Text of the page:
There is a story about a Rabbi that during services sees one of his community members sad and troubled. During the Kiddush he goes to speak with him. He explains: “Rabbi, I have problems finding a partner, because every time I bring a new girl home, my mother dislikes her, because she doesn’t dress properly, doesn’t know how to cook properly, she doesn’t look good enough, and I don’t know what to do”.
The Rabbi thinks for a moment, as he touches his beard, as you know rabbis do. At the end he says: “You should find a girl like your mother! A girl that looks a little like your mom, that dresses like your mother, that speaks like your mother, even that cooks like your mother”. “Wow Rabbi”, the young man says, “thank you, it’s a fantastic idea”.
A few weeks pass. One day, the Rabbi sees again the young man sad, even more than before. In the Kiddush he approaches him and asks: “Nu? What happened? Did you do what I told you?”. The young man says: “Yes, it was hard, but I found a girl that looks a little like my mother, that dresses like my mother, speaks like my mother, even cooks like my mother”. The Rabbi gets excited and asks: “Nu? So what happened?”. The young man answers: “Now my father doesn’t like her!”.
Dear friends, even if we don’t like to accept it, the opinion of our parents is very important for us. We want to receive their approval, we want them to say that they agree with us, that they support us. We desperately want their blessing, sometimes even when they are not with us anymore. And that’s one of the main subjects in our Parashah: blessings, the blessing of a father and a grandfather to his children.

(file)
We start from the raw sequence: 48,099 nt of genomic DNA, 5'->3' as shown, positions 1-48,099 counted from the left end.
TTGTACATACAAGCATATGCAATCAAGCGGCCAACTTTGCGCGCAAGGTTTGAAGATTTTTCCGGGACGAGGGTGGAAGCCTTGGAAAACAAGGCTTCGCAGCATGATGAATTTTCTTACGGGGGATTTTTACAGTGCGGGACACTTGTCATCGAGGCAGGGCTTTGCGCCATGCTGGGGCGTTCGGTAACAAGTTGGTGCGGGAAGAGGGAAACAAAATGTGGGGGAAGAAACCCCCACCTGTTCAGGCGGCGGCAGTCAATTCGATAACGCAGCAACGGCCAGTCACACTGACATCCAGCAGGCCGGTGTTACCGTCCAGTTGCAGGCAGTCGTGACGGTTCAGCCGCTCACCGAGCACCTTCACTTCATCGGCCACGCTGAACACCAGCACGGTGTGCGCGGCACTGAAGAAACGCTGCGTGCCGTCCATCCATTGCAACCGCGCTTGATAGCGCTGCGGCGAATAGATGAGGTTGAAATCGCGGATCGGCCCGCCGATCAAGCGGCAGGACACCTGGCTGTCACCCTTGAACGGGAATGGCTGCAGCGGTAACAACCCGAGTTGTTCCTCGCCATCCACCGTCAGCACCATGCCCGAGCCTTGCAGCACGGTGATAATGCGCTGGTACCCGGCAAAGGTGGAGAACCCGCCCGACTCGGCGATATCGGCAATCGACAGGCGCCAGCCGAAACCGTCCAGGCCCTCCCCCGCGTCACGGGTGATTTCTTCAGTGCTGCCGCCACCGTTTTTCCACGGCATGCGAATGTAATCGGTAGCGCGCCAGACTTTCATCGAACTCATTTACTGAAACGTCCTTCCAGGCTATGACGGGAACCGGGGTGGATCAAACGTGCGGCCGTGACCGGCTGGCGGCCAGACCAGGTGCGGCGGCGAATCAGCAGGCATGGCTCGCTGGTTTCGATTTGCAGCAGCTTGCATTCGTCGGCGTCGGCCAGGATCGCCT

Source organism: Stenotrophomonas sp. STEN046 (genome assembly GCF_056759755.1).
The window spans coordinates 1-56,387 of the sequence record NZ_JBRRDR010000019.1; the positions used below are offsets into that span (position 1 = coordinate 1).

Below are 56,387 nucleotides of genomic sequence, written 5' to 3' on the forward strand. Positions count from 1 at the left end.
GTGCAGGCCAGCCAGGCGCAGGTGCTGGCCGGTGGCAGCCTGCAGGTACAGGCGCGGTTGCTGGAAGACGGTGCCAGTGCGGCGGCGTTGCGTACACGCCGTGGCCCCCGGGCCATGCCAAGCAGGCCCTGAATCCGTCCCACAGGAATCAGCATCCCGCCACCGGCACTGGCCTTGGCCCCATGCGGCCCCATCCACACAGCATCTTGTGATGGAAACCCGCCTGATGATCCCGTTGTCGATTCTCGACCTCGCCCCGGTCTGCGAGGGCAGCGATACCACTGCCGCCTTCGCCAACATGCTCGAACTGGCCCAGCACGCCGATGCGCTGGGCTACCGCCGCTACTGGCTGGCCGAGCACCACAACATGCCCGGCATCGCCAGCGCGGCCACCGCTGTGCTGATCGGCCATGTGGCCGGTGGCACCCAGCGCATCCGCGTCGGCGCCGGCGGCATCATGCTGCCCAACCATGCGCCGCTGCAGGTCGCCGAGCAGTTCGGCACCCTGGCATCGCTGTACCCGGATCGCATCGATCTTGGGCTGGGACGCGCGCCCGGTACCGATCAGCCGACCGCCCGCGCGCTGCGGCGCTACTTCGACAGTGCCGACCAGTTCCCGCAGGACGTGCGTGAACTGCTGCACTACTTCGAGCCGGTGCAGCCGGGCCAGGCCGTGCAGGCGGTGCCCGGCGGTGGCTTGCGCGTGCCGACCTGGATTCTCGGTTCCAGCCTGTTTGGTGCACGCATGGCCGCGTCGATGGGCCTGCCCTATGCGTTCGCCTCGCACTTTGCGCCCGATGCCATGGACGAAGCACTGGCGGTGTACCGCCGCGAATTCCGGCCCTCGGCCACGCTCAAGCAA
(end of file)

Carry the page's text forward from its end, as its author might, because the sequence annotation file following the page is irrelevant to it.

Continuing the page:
I want to relate to one of these many blessings, a simple blessing that we still use every Shabbat. “Yesimcha Elokim keEfram vehiMenashe”, “May God make you as Efraim and as Menashe”. This is how we bless our sons, but how do we bless our daughters? “Yesimech Elokim keSara, Rivka, Rachel VeLeah”, “May God make you as Sara, Rivka, Rachel and Leah”.
Why don’t we bless our sons in the name of our patriarchs as we do with our daughters? Why Efraim and Menashe?
There are some people that say that the reason is because they succeeded in keeping their identity as Israelites even living in the Diaspora, in the middle of the pagan society of Egypt. Others, say something different. They point out that they were the first brothers in the Torah that didn’t show any rivalry or hatred between them. After we read the stories of Cain and Abel, Isaac and Yishmael, Jacob and Esau, Joseph and his brothers; it is refreshing not to see any conflict between them. Now that brothers learnt to live together, to respect each other, now the history of the People of Israel can proceed to the next stage.
In order to speak about this transition we have to speak about the one that blesses, Jacob our father. We say goodbye to him in this Parashah. When he started his journey from Bet El to Haran a few parashiot ago it was written: “And Jacob lifted his feet and went to the Land of the people of the East” and now we read “And he flexed his feet in the bed and died”. The quest he started in the first verse took him to three countries, he loved, fought, mourned. He behaved as different people through his life, from a simple man, to the Jacob who deceived his brother and father, up to Israel, the man that struggled with God. He spent most of his time during his last years in mourning, maybe with guilt. He is the example of a man that make mistakes, an imperfect man, a man like us, but his greatness is that he overcame his mistakes. He searched for peace, but never got there, because there is always a new challenge to deal with, but he continued to try. To be a Jew is to be a son of Jacob/Israel and his blessings are ours too.
May we be like him and overcome our challenges, always continuing to grow, knowing that maybe we won’t achieve perfection, but still we must try every day to be better, to move from Jacob to Israel.